Texas to release Wlan software for 802.11a/g

Texas Instruments has claimed that its latest software deployed on a single Wlan chipset will be able to support 802.11g and...

Texas Instruments has claimed that its latest software deployed on a single Wlan chipset will be able to support 802.11g and 802.11a connections simultaneously.

The company is working with access point suppliers to have products available with its new wOne software around the start of the second quarter, said Lucy Huang, product manager for Wlan products at the Dallas company.

Several Wlan access points are available that can create both 802.11a and 802.11g networks, but products with wOne will be the first to accomplish that using a single Wlan chipset, she said.

The most widely used Wlan technology based on the 802.11 standard is 802.11b, but 802.11a and 802.11g networks offer more bandwidth. Products that run on 802.11g are compatible with 802.11b products because the two networks use the 2.4GHz frequency band of the electromagnetic spectrum.

Products based on 802.11a offer comparable networking speeds to 802.11g products but use the 5GHz frequency band, which is less prone to interference with other home wireless devices using the 2.4GHz band.

Wireless users have been slow to embrace the 802.11a standard because of its incompatibility with older 802.11b products, as well as its shorter range and higher price tag. Analysts believe that 802.11a will find a niche as a standard for home media wireless networking, because the range problem is not as much of an issue in a living room and the limited interference will allow for smoother delivery of movies and audio.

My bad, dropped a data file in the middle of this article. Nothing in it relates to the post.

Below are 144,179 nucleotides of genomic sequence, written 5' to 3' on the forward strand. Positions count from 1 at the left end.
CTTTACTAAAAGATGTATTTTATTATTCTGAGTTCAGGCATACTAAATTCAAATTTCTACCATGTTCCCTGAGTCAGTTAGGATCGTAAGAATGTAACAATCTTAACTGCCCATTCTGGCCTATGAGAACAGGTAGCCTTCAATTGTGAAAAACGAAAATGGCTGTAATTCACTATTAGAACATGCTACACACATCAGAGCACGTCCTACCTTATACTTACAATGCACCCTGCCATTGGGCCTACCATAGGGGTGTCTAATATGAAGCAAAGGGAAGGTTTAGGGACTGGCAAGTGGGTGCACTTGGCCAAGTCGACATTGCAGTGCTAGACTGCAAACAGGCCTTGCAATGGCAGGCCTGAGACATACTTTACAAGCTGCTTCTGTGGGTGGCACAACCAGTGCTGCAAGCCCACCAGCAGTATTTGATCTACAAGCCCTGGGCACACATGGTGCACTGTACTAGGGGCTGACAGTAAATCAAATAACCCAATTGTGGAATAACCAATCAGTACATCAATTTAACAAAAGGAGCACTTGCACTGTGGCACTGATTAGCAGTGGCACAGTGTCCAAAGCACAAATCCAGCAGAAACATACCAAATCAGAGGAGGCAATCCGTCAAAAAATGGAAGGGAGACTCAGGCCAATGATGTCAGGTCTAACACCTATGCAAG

Wlan routers are available from manufacturers such as D-Link and Netgear that offer simultaneous connections using at least two 802.11a/b/g dualband chipsets. Existing dualband chipsets can only create one type of network, either an 802.11a network or a 802.11b/g network at a given time. This adds cost to the manufacturing process, which is passed on to the customer.

Tom Krazit writes for IDG News Service

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